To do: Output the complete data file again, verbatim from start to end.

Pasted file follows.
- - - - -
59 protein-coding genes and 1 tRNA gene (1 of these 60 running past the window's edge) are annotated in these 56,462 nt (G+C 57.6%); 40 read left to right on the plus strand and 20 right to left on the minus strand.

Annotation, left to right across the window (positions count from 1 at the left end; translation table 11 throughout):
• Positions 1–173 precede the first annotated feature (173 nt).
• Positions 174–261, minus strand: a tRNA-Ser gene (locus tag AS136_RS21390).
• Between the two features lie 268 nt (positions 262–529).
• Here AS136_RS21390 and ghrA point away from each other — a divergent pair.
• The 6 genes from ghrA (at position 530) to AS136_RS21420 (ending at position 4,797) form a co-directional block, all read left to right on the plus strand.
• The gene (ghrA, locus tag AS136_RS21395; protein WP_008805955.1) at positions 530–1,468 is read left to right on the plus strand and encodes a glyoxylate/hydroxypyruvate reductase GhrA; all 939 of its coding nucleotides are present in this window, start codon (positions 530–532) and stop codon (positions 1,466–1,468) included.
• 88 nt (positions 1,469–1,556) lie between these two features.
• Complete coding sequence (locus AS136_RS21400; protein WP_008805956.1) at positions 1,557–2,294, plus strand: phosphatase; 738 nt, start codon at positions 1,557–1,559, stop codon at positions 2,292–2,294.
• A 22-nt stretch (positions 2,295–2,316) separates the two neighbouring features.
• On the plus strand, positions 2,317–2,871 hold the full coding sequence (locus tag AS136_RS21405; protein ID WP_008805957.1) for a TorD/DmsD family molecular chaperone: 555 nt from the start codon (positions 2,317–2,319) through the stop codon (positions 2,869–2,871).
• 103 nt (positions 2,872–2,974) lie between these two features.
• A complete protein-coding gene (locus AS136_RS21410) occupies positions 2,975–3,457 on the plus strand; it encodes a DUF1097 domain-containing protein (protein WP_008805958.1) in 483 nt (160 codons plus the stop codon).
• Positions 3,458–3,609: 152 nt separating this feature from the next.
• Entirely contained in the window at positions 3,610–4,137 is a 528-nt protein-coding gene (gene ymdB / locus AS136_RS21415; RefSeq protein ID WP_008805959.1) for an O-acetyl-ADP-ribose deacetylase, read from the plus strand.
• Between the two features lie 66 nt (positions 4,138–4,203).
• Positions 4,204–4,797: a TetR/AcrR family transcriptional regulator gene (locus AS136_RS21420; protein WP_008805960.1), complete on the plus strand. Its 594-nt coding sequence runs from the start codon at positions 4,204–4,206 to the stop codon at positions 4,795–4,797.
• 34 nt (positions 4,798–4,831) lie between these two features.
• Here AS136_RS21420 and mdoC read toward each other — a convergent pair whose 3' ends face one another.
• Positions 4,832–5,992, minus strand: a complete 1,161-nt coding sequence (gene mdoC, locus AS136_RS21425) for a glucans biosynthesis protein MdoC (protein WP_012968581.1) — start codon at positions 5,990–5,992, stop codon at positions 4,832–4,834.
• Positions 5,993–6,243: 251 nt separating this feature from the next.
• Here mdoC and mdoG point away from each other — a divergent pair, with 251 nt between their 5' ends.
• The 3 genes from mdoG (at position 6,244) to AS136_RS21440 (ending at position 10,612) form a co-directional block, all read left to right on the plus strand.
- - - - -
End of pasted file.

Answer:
59 protein-coding genes and 1 tRNA gene (1 of these 60 running past the window's edge) are annotated in these 56,462 nt (G+C 57.6%); 40 read left to right on the plus strand and 20 right to left on the minus strand.

Annotation, left to right across the window (positions count from 1 at the left end; translation table 11 throughout):
• Positions 1–173 precede the first annotated feature (173 nt).
• Positions 174–261, minus strand: a tRNA-Ser gene (locus tag AS136_RS21390).
• Between the two features lie 268 nt (positions 262–529).
• Here AS136_RS21390 and ghrA point away from each other — a divergent pair.
• The 6 genes from ghrA (at position 530) to AS136_RS21420 (ending at position 4,797) form a co-directional block, all read left to right on the plus strand.
• The gene (ghrA, locus tag AS136_RS21395; protein WP_008805955.1) at positions 530–1,468 is read left to right on the plus strand and encodes a glyoxylate/hydroxypyruvate reductase GhrA; all 939 of its coding nucleotides are present in this window, start codon (positions 530–532) and stop codon (positions 1,466–1,468) included.
• 88 nt (positions 1,469–1,556) lie between these two features.
• Complete coding sequence (locus AS136_RS21400; protein WP_008805956.1) at positions 1,557–2,294, plus strand: phosphatase; 738 nt, start codon at positions 1,557–1,559, stop codon at positions 2,292–2,294.
• A 22-nt stretch (positions 2,295–2,316) separates the two neighbouring features.
• On the plus strand, positions 2,317–2,871 hold the full coding sequence (locus tag AS136_RS21405; protein ID WP_008805957.1) for a TorD/DmsD family molecular chaperone: 555 nt from the start codon (positions 2,317–2,319) through the stop codon (positions 2,869–2,871).
• 103 nt (positions 2,872–2,974) lie between these two features.
• A complete protein-coding gene (locus AS136_RS21410) occupies positions 2,975–3,457 on the plus strand; it encodes a DUF1097 domain-containing protein (protein WP_008805958.1) in 483 nt (160 codons plus the stop codon).
• Positions 3,458–3,609: 152 nt separating this feature from the next.
• Entirely contained in the window at positions 3,610–4,137 is a 528-nt protein-coding gene (gene ymdB / locus AS136_RS21415; RefSeq protein ID WP_008805959.1) for an O-acetyl-ADP-ribose deacetylase, read from the plus strand.
• Between the two features lie 66 nt (positions 4,138–4,203).
• Positions 4,204–4,797: a TetR/AcrR family transcriptional regulator gene (locus AS136_RS21420; protein WP_008805960.1), complete on the plus strand. Its 594-nt coding sequence runs from the start codon at positions 4,204–4,206 to the stop codon at positions 4,795–4,797.
• 34 nt (positions 4,798–4,831) lie between these two features.
• Here AS136_RS21420 and mdoC read toward each other — a convergent pair whose 3' ends face one another.
• Positions 4,832–5,992, minus strand: a complete 1,161-nt coding sequence (gene mdoC, locus AS136_RS21425) for a glucans biosynthesis protein MdoC (protein WP_012968581.1) — start codon at positions 5,990–5,992, stop codon at positions 4,832–4,834.
• Positions 5,993–6,243: 251 nt separating this feature from the next.
• Here mdoC and mdoG point away from each other — a divergent pair, with 251 nt between their 5' ends.
• The 3 genes from mdoG (at position 6,244) to AS136_RS21440 (ending at position 10,612) form a co-directional block, all read left to right on the plus strand.